‘Ma’am?’

‘Only in our Lord Jesus Christ is redemption found.’

All eyes were on her now. The bartender was shaking his head. ‘Pay her no mind, gentlemen.’

She’d already set her gaze on the window again. Wyatt watched her a moment longer, then broke into a grin and looked away. ‘She’d only short-change me if I did.’ He chuckled at his own joke and then moved off. ‘I gotta go use the restroom, pardon me.’

‘Do not get back in his truck.’ She’d lowered her voice, said it just loud enough for me to hear. ‘That man is a bandit. He’ll rob you and kill you.’

I watched him pass through swing doors at the back, then looked at the clock, the stillness and the quiet pressing in on me.

The woman broke it. ‘I belong to our Lord Jesus Christ, I cannot be claimed for Satan.’

I looked over my shoulder for the bartender’s reaction, but he’d moved to the far end of the bar to light a smoke.

‘The same can’t be said of everyone.’ She ran her thumb over the edge of her cup. ‘The devil takes many forms when he walks among us. Has many lairs.’

I pushed my chair back to get up.

‘Do not get back in his truck.’ She’d lowered her voice, said it just loud enough for me to hear. ‘That man is a bandit. He’ll rob you and kill you.’

I locked my eyes on her, not sure if I’d misheard. She kept staring straight ahead. I heard the barman’s smoke burn as he dragged.

Wyatt appeared through the swing doors. ‘All set, partner?’ He crossed back to the bar and finished his drink.

The woman’s mouth was moving silently again. I tore my eyes away from her. ‘I ought to go too. Just a second.’ I walked across the room, scrambling in my mind.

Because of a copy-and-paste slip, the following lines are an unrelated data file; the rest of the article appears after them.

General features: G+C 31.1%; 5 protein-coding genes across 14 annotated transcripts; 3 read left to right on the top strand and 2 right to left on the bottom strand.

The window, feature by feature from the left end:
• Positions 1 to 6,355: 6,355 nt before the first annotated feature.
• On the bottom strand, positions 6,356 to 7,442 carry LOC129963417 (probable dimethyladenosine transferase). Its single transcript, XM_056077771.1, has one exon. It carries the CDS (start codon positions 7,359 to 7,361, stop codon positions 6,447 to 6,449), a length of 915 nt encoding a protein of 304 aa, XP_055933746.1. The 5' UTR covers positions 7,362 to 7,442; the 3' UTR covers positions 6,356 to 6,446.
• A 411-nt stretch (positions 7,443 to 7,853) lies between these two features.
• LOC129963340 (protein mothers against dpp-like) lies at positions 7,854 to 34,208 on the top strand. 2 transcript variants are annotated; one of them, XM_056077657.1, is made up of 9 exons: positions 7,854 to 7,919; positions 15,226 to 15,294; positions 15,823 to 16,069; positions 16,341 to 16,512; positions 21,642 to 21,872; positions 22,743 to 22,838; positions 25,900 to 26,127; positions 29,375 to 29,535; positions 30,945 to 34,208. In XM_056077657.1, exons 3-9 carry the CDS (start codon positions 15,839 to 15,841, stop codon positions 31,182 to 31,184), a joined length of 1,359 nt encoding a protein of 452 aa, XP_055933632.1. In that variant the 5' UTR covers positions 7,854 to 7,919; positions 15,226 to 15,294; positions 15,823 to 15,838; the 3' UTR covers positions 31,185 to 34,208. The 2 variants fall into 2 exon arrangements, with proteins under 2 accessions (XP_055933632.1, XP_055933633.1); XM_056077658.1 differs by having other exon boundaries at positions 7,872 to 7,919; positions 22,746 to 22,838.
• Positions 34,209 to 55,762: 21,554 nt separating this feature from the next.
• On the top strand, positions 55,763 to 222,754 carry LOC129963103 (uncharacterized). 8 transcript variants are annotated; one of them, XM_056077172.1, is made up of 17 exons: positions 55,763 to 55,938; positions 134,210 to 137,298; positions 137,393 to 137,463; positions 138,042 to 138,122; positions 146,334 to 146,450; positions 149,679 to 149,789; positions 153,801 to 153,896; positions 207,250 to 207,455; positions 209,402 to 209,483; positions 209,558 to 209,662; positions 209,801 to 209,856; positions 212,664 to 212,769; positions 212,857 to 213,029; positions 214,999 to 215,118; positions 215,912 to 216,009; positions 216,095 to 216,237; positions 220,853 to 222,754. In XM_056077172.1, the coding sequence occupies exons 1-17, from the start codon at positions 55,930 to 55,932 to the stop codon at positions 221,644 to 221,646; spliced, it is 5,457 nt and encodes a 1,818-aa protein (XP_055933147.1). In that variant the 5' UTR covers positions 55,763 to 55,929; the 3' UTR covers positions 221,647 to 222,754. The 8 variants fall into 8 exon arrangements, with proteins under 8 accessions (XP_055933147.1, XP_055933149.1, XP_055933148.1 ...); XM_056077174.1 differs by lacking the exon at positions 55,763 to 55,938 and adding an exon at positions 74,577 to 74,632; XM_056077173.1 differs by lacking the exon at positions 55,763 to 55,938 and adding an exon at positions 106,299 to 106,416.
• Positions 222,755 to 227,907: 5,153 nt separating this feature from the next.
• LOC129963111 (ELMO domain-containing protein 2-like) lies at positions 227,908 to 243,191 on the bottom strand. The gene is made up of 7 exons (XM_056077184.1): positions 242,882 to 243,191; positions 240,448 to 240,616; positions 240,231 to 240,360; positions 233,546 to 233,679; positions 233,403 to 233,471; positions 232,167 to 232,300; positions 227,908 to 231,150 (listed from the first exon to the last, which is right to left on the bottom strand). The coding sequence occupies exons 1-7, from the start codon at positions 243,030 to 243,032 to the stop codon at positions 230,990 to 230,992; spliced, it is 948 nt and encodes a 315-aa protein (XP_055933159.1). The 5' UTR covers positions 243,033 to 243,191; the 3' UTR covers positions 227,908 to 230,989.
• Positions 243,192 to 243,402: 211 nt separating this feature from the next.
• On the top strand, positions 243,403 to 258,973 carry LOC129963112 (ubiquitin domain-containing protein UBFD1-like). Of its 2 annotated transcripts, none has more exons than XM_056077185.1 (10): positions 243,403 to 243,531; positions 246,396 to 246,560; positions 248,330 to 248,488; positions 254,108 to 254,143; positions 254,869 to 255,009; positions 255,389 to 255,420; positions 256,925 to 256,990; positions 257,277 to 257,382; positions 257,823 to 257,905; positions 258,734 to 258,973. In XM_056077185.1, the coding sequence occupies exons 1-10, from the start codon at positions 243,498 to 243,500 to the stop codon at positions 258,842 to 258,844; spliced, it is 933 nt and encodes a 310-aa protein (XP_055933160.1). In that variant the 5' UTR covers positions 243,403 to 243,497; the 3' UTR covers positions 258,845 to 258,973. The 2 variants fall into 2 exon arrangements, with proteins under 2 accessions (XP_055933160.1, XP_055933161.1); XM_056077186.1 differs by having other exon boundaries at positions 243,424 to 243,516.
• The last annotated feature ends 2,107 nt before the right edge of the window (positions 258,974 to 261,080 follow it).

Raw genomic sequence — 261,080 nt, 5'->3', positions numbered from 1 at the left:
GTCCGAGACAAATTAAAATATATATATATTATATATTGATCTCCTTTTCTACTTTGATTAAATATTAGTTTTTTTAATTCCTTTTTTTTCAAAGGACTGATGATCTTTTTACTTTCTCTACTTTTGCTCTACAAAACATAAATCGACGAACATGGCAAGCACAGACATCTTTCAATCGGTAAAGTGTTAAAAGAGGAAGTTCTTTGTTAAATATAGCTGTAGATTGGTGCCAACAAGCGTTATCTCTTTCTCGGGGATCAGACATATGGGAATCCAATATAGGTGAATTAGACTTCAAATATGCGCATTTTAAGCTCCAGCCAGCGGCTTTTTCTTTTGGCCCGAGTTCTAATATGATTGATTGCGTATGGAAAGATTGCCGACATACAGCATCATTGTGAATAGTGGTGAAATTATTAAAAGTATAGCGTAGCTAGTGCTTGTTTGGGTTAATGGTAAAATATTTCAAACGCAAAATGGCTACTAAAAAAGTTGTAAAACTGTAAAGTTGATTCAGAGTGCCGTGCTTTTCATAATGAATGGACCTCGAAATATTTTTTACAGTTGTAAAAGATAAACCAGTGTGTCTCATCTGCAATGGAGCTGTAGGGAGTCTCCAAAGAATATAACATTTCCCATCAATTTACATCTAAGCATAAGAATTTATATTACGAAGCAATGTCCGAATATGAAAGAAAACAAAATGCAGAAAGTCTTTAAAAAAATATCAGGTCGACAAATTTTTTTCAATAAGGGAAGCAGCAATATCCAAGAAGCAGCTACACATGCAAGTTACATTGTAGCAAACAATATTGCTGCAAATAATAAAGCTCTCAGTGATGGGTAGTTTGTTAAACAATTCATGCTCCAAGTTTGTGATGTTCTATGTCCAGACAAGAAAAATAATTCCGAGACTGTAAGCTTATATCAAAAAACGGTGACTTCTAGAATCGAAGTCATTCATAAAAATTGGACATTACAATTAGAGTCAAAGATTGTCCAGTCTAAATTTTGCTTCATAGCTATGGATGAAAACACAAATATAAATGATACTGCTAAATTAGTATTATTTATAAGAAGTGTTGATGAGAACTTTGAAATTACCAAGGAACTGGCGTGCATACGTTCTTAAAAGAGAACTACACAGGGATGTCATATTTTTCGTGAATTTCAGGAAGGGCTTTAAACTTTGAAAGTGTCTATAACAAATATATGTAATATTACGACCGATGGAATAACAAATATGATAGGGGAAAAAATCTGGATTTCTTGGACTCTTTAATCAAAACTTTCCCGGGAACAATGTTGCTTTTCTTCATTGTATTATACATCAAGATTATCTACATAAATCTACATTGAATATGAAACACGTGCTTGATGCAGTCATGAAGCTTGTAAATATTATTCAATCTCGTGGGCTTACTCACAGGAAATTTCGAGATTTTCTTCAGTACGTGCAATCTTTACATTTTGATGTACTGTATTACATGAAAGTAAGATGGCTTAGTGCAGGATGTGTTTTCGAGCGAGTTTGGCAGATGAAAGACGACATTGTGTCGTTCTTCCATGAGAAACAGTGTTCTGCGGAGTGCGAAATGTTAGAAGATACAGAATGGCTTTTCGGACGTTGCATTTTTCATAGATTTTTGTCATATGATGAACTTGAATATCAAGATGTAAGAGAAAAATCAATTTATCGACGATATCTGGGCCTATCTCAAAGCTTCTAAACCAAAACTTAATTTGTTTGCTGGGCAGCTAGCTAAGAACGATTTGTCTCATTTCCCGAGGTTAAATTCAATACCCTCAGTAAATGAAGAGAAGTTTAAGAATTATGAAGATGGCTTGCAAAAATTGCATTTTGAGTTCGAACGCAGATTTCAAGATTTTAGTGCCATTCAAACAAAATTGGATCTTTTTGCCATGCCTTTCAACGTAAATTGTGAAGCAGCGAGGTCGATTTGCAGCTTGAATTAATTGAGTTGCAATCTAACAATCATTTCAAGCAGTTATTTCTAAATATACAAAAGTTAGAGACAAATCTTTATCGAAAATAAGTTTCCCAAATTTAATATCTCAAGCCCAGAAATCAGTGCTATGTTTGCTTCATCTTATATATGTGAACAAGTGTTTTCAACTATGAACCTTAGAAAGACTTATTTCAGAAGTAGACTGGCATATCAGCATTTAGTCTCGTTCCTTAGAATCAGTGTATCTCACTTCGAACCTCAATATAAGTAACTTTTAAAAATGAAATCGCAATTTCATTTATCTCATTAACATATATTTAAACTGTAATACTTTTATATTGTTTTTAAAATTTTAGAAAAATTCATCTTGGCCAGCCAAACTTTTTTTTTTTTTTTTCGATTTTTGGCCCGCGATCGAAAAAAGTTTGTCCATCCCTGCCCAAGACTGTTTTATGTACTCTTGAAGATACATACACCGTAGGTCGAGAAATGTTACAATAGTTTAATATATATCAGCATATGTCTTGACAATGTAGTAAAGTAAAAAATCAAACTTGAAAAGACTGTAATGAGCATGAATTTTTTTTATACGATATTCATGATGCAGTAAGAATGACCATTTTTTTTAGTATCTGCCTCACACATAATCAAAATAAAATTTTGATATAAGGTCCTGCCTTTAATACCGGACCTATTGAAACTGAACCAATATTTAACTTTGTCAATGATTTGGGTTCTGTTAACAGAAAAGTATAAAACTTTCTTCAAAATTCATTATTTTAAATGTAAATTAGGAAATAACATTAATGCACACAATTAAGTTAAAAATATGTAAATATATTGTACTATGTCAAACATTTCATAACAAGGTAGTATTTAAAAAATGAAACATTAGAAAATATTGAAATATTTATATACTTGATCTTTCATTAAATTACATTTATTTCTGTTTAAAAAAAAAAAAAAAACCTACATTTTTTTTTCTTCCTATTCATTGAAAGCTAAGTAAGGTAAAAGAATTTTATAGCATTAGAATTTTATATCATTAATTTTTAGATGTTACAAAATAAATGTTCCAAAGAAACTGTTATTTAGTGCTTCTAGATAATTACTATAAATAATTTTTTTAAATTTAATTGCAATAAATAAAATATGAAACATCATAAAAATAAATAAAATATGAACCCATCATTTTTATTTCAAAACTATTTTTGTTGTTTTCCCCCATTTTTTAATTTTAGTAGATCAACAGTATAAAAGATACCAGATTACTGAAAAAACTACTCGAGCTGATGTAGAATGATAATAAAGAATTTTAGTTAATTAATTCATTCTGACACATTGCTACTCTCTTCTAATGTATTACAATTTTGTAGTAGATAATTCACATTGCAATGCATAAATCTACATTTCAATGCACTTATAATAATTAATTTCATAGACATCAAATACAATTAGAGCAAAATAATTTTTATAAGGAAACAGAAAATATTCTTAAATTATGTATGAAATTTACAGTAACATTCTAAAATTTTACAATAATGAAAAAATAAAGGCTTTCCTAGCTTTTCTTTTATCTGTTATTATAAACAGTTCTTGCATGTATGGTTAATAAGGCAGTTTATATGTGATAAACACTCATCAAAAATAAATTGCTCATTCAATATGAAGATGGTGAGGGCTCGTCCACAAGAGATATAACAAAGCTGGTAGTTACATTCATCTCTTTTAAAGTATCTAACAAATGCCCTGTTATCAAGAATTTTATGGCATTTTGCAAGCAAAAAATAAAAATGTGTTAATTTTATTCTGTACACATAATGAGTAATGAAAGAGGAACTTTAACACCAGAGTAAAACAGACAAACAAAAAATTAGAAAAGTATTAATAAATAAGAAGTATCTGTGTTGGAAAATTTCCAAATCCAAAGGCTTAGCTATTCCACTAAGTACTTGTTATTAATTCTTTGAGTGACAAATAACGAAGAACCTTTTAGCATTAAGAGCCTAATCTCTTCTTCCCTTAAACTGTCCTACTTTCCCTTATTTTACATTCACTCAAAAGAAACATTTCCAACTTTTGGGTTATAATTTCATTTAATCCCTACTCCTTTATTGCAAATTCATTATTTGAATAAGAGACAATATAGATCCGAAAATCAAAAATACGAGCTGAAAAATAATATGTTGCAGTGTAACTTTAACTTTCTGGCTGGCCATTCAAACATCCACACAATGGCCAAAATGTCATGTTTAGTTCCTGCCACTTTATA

Through the swing doors I found myself in a dark corridor. The bathroom door was on my right, but it was the payphone beyond it that caught my eye.

The woman’s warning rang in my ears.

I pictured a box canyon. One road in and out.

I snatched up the telephone and got the operator. ‘When was the last call placed on this line, please?’

‘Just now, sir. I thought you were the same gentleman calling again.’

‘He’s a friend of mine. Where did the call go to?’

‘A private residence in the county. Can’t you ask your friend?’

A social call at four in the morning. Didn’t add up. ‘He left already but he forgot something. Connect me, please.’

She paused, as though she was weighing it up, then said, ‘Hold, please.’

Two rings and a man answered. ‘Bobby?’

I said nothing.

‘Bobby?’

The silence stretched. The other party breathing. The line crackled and then the man hung up.

The sound was like a starter’s pistol. I dropped the receiver in its cradle and threw the bathroom door open. There was a window above the sinks, just big enough. I scrambled up and pried it open. Cold air rushed in. Behind me, I heard the swing door move – slow, someone slipping through it.

I levered myself through the window and dropped onto the snow. Inside, I heard the bathroom door open.

I took off into the darkness.